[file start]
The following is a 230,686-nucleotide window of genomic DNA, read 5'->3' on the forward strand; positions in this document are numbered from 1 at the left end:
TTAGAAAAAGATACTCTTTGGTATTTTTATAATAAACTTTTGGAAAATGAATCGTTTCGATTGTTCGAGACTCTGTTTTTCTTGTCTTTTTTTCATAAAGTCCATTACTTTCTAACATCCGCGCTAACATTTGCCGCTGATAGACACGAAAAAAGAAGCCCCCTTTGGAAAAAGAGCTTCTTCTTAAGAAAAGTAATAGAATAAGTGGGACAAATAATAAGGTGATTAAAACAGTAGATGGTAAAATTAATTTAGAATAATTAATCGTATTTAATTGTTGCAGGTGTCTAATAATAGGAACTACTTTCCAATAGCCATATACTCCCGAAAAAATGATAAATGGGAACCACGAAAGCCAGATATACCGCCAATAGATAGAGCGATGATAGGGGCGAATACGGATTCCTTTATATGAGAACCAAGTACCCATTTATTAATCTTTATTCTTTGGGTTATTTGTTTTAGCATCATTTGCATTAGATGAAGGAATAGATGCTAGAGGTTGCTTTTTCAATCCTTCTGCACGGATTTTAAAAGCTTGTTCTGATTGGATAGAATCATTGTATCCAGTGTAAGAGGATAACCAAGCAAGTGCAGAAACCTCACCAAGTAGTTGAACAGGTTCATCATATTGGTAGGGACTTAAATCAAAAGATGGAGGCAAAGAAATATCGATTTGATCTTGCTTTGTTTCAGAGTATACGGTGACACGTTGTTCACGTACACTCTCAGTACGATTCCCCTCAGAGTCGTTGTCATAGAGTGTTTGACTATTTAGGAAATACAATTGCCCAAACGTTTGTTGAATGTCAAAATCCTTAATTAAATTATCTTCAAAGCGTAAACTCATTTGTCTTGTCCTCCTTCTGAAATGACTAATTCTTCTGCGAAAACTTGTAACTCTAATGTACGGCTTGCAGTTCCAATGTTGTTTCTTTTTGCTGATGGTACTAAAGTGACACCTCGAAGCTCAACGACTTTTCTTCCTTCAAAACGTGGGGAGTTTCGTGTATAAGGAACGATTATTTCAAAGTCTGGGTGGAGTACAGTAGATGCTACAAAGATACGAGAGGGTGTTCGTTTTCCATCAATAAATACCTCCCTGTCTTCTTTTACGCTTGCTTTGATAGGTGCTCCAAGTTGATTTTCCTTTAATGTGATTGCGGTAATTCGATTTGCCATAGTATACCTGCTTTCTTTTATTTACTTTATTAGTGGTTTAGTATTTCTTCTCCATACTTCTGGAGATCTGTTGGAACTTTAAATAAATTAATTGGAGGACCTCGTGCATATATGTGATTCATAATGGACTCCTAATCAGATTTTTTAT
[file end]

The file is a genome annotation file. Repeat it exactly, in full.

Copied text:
The following is a 230,686-nucleotide window of genomic DNA, read 5'->3' on the forward strand; positions in this document are numbered from 1 at the left end:
TTAGAAAAAGATACTCTTTGGTATTTTTATAATAAACTTTTGGAAAATGAATCGTTTCGATTGTTCGAGACTCTGTTTTTCTTGTCTTTTTTTCATAAAGTCCATTACTTTCTAACATCCGCGCTAACATTTGCCGCTGATAGACACGAAAAAAGAAGCCCCCTTTGGAAAAAGAGCTTCTTCTTAAGAAAAGTAATAGAATAAGTGGGACAAATAATAAGGTGATTAAAACAGTAGATGGTAAAATTAATTTAGAATAATTAATCGTATTTAATTGTTGCAGGTGTCTAATAATAGGAACTACTTTCCAATAGCCATATACTCCCGAAAAAATGATAAATGGGAACCACGAAAGCCAGATATACCGCCAATAGATAGAGCGATGATAGGGGCGAATACGGATTCCTTTATATGAGAACCAAGTACCCATTTATTAATCTTTATTCTTTGGGTTATTTGTTTTAGCATCATTTGCATTAGATGAAGGAATAGATGCTAGAGGTTGCTTTTTCAATCCTTCTGCACGGATTTTAAAAGCTTGTTCTGATTGGATAGAATCATTGTATCCAGTGTAAGAGGATAACCAAGCAAGTGCAGAAACCTCACCAAGTAGTTGAACAGGTTCATCATATTGGTAGGGACTTAAATCAAAAGATGGAGGCAAAGAAATATCGATTTGATCTTGCTTTGTTTCAGAGTATACGGTGACACGTTGTTCACGTACACTCTCAGTACGATTCCCCTCAGAGTCGTTGTCATAGAGTGTTTGACTATTTAGGAAATACAATTGCCCAAACGTTTGTTGAATGTCAAAATCCTTAATTAAATTATCTTCAAAGCGTAAACTCATTTGTCTTGTCCTCCTTCTGAAATGACTAATTCTTCTGCGAAAACTTGTAACTCTAATGTACGGCTTGCAGTTCCAATGTTGTTTCTTTTTGCTGATGGTACTAAAGTGACACCTCGAAGCTCAACGACTTTTCTTCCTTCAAAACGTGGGGAGTTTCGTGTATAAGGAACGATTATTTCAAAGTCTGGGTGGAGTACAGTAGATGCTACAAAGATACGAGAGGGTGTTCGTTTTCCATCAATAAATACCTCCCTGTCTTCTTTTACGCTTGCTTTGATAGGTGCTCCAAGTTGATTTTCCTTTAATGTGATTGCGGTAATTCGATTTGCCATAGTATACCTGCTTTCTTTTATTTACTTTATTAGTGGTTTAGTATTTCTTCTCCATACTTCTGGAGATCTGTTGGAACTTTAAATAAATTAATTGGAGGACCTCGTGCATATATGTGATTCATAATGGACTCCTAATCAGATTTTTTAT